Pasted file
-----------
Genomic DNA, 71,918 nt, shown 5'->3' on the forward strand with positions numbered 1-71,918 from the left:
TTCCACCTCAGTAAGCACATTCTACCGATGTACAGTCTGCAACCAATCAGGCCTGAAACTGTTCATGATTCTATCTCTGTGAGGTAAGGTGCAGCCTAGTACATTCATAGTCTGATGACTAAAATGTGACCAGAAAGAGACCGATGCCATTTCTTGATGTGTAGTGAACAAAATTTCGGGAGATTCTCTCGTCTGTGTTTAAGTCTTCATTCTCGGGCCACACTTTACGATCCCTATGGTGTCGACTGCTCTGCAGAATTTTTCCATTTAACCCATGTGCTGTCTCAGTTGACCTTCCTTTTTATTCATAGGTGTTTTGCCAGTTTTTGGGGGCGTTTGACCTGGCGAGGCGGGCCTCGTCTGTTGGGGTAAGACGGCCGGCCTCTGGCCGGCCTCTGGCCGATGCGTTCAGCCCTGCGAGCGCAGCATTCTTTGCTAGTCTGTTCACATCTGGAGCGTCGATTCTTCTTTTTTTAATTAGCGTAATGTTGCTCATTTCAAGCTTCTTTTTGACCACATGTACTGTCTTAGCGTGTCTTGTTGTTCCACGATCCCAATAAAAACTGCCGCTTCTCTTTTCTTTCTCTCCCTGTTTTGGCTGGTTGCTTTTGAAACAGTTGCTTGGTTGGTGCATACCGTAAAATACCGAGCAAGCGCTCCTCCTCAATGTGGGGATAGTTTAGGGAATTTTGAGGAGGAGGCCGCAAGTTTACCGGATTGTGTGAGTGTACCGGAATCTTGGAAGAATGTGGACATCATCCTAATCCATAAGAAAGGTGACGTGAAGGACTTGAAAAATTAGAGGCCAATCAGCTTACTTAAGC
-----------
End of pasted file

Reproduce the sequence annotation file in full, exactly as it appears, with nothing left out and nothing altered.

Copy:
Genomic DNA, 71,918 nt, shown 5'->3' on the forward strand with positions numbered 1-71,918 from the left:
TTCCACCTCAGTAAGCACATTCTACCGATGTACAGTCTGCAACCAATCAGGCCTGAAACTGTTCATGATTCTATCTCTGTGAGGTAAGGTGCAGCCTAGTACATTCATAGTCTGATGACTAAAATGTGACCAGAAAGAGACCGATGCCATTTCTTGATGTGTAGTGAACAAAATTTCGGGAGATTCTCTCGTCTGTGTTTAAGTCTTCATTCTCGGGCCACACTTTACGATCCCTATGGTGTCGACTGCTCTGCAGAATTTTTCCATTTAACCCATGTGCTGTCTCAGTTGACCTTCCTTTTTATTCATAGGTGTTTTGCCAGTTTTTGGGGGCGTTTGACCTGGCGAGGCGGGCCTCGTCTGTTGGGGTAAGACGGCCGGCCTCTGGCCGGCCTCTGGCCGATGCGTTCAGCCCTGCGAGCGCAGCATTCTTTGCTAGTCTGTTCACATCTGGAGCGTCGATTCTTCTTTTTTTAATTAGCGTAATGTTGCTCATTTCAAGCTTCTTTTTGACCACATGTACTGTCTTAGCGTGTCTTGTTGTTCCACGATCCCAATAAAAACTGCCGCTTCTCTTTTCTTTCTCTCCCTGTTTTGGCTGGTTGCTTTTGAAACAGTTGCTTGGTTGGTGCATACCGTAAAATACCGAGCAAGCGCTCCTCCTCAATGTGGGGATAGTTTAGGGAATTTTGAGGAGGAGGCCGCAAGTTTACCGGATTGTGTGAGTGTACCGGAATCTTGGAAGAATGTGGACATCATCCTAATCCATAAGAAAGGTGACGTGAAGGACTTGAAAAATTAGAGGCCAATCAGCTTACTTAAGC